As the group of parents gets up and begins walking back, I notice one woman looking directly at me smiling and I can already sense that this is my mother. Ms. Kang introduces us right there–not waiting to get us to the more intimate counseling room–we share in a long hug that is followed by some tears. As we walk through a set of doors and past some other desks to the corner of the building, my mother cannot let go of my hand. I keep smiling as we enter the small room that has two chairs set up on each side of a white table. I let my mom take her seat and sit next to her as Ms. Kang sits across from us. The entire time my mother cannot let go of me and tells us that she feels as though she is dreaming. The conversation moves slowly as expected with all of the translating. Unsure of what to expect from our first meeting, my mother asks if I would like to come down to stay with her for a night in Iksan, a city in the Southwest part of the country that is situated on the Okgu and Keumman Plains and leads to the West Sea (Yellow Sea). Excited by this unexpected invitation, I tell her that I would love to visit. Discussing this with Ms. Kang we’ve decided that the weekend would be the best time, since it is 3-hours by bus or 90-minutes by the Korean Train Express (KTX) from Seoul. The plan is formulated and agreed upon is that on Friday, my mother will return to the capitol and stay overnight and on Saturday morning we will return to where she lives and I will return to Seoul on Sunday. Ms. Kang informs us that Eastern will be able to provide us a volunteer translator for most of the day Saturday, but not Saturday night or Sunday. She also tells me that I should probably book my return ticket for Sunday in advance since that will most likely be a busy commuting day for others that are returning to Seoul. After this is finalized a series of back and forth questions are exchanged and before we all realize it a person is knocking on the door to let us know that the van downstairs is waiting to take us to the restaurant for lunch.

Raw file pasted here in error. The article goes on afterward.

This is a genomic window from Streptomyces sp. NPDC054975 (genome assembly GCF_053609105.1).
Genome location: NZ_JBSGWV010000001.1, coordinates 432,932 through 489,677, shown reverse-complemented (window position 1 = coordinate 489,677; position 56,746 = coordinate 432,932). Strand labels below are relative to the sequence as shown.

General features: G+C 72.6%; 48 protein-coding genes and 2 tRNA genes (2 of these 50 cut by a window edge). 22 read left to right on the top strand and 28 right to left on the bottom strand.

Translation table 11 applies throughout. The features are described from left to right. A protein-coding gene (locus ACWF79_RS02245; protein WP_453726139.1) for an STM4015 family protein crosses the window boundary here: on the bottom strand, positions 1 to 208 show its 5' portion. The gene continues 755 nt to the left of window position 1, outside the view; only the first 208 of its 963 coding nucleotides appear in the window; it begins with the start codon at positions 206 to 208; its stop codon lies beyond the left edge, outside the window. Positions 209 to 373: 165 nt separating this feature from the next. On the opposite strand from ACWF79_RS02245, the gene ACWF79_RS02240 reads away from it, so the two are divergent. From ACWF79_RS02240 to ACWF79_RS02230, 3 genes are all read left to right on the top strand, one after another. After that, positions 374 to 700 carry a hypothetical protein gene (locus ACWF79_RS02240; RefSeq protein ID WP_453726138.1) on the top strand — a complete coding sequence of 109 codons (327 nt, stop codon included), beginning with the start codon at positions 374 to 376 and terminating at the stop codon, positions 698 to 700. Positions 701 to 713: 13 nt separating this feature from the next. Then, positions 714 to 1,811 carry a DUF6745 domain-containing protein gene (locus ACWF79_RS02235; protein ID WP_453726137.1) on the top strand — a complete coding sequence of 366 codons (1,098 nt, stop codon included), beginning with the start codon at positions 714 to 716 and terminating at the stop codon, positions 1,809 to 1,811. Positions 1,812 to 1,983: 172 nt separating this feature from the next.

Sharing the van with the girls from New York, there are two conversations going as we begin the short drive through the narrow neighborhood streets–one in Korean and one in English. I tell the twins that their sister does look like them and when they are all together it’s obvious they are triplets. As we arrived at the traditional Korean restaurant, I wish I could tell you the name but I had a little much going through my head at the time, my mother still is clasping my hands and I cannot help but feel like a proud son to her. The restaurant is similar to others I have already visited in Seoul, since I have been in the city for almost two-weeks, but this time we are lead into a private room where we are required to take off our shoes, and it has the low sitting tables with cushions on the floor. Our meal is Bulgogi (불고기), which is thinly sliced or shredded beef marinated in soy sauce, sesame oil, garlic, sugar, green onions and black pepper, cooked on a grill at our the table. Bulgogi literally means "fire meat". Variations may include pork (Dweji bulgogi), chicken (Dak bulgogi), or squid (Ojingeo bulgogi), I believe we have the entire mixture. As we sit down to eat, I have failed to mention that we also have a new translator volunteer, Hanah, who had previous worked for ESWS for the past 15-years before moving to New York with her husband for a year and has recently returned to Seoul, but is not returning to work with ESWS full time as she is a full time mommy of two.